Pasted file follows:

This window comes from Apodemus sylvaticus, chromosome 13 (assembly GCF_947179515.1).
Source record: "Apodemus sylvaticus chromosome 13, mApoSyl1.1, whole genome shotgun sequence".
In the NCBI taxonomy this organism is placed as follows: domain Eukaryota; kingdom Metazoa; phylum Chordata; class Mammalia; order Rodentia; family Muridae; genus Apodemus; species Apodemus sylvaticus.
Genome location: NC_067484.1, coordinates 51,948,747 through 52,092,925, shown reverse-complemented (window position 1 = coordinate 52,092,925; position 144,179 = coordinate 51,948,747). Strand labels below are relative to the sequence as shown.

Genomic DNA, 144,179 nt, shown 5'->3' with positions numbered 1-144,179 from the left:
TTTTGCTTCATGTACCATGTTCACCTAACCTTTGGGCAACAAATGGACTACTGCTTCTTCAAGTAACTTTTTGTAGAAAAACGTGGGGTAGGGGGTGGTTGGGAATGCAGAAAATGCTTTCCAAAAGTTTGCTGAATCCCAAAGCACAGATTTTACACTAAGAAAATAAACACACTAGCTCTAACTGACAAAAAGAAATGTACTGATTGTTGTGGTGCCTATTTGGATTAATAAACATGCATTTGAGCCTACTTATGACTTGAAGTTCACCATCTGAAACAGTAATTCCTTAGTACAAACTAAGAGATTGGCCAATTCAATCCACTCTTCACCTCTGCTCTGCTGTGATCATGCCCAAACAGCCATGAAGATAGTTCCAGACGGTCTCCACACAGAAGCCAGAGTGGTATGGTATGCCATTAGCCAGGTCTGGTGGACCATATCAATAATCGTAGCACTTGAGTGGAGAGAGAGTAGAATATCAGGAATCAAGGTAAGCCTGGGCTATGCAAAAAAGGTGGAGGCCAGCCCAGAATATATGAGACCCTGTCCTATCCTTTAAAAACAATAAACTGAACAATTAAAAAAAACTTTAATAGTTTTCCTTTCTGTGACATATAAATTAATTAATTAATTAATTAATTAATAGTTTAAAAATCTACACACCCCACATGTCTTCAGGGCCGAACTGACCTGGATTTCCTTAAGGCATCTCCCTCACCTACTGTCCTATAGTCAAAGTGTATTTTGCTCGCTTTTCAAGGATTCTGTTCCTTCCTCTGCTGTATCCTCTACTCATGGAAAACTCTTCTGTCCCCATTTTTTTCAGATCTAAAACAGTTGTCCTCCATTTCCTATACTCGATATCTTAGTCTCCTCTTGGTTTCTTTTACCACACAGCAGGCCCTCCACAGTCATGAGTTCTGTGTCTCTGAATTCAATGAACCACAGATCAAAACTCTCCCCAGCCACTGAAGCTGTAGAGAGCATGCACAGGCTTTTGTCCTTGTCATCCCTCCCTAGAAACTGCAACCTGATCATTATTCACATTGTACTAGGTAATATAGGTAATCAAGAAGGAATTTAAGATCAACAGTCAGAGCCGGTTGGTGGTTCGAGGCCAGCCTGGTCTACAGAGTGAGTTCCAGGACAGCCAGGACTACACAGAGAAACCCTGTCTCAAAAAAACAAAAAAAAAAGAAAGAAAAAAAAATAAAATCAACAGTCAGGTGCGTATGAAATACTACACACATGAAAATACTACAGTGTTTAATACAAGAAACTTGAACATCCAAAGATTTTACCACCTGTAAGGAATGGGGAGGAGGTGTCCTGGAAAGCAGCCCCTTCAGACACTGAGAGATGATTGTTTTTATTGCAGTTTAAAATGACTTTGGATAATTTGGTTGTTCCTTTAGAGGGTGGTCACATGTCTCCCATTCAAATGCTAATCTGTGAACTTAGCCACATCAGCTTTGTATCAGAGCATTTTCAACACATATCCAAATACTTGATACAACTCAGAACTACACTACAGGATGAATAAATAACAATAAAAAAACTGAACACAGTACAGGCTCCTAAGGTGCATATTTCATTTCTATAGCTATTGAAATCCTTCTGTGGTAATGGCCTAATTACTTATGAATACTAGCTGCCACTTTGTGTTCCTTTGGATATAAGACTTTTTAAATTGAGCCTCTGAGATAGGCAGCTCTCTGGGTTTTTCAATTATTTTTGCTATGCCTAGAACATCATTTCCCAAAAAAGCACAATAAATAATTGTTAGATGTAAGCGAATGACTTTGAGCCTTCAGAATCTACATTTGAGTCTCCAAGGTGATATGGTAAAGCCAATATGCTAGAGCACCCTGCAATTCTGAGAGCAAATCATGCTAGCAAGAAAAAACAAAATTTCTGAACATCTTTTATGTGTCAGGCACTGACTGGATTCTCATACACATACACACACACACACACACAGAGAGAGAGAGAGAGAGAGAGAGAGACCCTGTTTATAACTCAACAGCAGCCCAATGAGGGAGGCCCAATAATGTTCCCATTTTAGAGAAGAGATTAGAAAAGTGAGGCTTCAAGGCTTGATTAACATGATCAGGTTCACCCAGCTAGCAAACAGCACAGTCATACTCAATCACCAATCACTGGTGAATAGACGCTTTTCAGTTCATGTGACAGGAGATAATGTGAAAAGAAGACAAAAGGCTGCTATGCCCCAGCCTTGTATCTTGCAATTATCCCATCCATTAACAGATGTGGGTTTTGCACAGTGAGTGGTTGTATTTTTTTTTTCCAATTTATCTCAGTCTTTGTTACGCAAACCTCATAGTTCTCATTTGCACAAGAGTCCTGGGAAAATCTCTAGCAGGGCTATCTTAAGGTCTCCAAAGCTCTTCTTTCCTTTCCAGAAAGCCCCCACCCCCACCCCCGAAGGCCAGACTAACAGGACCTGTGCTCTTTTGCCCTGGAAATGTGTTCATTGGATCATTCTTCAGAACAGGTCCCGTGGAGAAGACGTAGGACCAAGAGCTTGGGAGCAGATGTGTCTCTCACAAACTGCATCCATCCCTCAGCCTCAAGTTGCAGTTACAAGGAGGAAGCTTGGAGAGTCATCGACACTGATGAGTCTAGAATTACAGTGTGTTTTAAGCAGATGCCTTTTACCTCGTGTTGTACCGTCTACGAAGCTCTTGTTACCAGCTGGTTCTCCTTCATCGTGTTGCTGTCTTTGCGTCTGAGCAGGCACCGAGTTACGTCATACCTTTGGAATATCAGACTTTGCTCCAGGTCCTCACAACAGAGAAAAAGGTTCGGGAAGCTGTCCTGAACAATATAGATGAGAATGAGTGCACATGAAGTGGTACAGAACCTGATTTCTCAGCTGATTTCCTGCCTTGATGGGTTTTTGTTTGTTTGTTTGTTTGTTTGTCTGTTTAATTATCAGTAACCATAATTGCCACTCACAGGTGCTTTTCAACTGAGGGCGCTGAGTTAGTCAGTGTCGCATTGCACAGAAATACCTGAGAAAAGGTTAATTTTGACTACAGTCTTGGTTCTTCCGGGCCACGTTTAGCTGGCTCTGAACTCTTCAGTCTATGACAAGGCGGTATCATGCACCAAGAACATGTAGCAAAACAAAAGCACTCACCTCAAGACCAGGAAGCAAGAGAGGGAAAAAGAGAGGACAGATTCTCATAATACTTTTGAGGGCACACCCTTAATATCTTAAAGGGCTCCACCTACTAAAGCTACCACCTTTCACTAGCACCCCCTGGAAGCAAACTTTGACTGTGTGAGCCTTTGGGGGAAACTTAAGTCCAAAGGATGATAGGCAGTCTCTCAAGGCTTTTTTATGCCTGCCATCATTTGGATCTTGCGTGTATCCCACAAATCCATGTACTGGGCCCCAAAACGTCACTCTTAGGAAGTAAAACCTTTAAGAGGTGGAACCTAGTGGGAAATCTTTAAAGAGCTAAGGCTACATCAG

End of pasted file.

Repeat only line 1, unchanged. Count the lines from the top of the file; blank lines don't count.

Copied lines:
This window comes from Apodemus sylvaticus, chromosome 13 (assembly GCF_947179515.1).